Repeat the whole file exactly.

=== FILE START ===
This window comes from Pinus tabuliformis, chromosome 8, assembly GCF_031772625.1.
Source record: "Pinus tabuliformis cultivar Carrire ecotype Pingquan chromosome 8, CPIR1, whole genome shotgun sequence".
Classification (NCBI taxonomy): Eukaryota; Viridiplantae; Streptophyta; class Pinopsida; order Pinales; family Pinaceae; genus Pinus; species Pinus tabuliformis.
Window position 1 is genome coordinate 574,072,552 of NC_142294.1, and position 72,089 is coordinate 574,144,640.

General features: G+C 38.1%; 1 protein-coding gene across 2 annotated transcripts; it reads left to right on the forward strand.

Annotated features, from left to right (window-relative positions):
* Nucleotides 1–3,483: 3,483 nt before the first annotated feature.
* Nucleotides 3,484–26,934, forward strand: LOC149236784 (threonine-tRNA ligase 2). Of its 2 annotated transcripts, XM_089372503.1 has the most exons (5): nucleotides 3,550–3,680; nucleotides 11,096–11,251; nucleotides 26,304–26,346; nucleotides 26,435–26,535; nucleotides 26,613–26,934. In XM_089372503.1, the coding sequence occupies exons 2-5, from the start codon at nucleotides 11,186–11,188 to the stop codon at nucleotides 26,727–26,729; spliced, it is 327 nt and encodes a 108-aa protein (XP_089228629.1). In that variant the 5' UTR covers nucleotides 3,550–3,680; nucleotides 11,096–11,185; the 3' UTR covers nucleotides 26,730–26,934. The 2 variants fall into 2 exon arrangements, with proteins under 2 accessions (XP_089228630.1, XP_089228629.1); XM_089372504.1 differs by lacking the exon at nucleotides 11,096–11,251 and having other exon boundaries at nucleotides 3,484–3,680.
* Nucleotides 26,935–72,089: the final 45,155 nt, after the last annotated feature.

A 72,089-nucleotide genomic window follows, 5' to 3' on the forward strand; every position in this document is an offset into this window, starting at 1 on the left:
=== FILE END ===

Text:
This window comes from Pinus tabuliformis, chromosome 8, assembly GCF_031772625.1.
Source record: "Pinus tabuliformis cultivar Carrire ecotype Pingquan chromosome 8, CPIR1, whole genome shotgun sequence".
Classification (NCBI taxonomy): Eukaryota; Viridiplantae; Streptophyta; class Pinopsida; order Pinales; family Pinaceae; genus Pinus; species Pinus tabuliformis.
Window position 1 is genome coordinate 574,072,552 of NC_142294.1, and position 72,089 is coordinate 574,144,640.

General features: G+C 38.1%; 1 protein-coding gene across 2 annotated transcripts; it reads left to right on the forward strand.

Annotated features, from left to right (window-relative positions):
* Nucleotides 1–3,483: 3,483 nt before the first annotated feature.
* Nucleotides 3,484–26,934, forward strand: LOC149236784 (threonine-tRNA ligase 2). Of its 2 annotated transcripts, XM_089372503.1 has the most exons (5): nucleotides 3,550–3,680; nucleotides 11,096–11,251; nucleotides 26,304–26,346; nucleotides 26,435–26,535; nucleotides 26,613–26,934. In XM_089372503.1, the coding sequence occupies exons 2-5, from the start codon at nucleotides 11,186–11,188 to the stop codon at nucleotides 26,727–26,729; spliced, it is 327 nt and encodes a 108-aa protein (XP_089228629.1). In that variant the 5' UTR covers nucleotides 3,550–3,680; nucleotides 11,096–11,185; the 3' UTR covers nucleotides 26,730–26,934. The 2 variants fall into 2 exon arrangements, with proteins under 2 accessions (XP_089228630.1, XP_089228629.1); XM_089372504.1 differs by lacking the exon at nucleotides 11,096–11,251 and having other exon boundaries at nucleotides 3,484–3,680.
* Nucleotides 26,935–72,089: the final 45,155 nt, after the last annotated feature.

A 72,089-nucleotide genomic window follows, 5' to 3' on the forward strand; every position in this document is an offset into this window, starting at 1 on the left: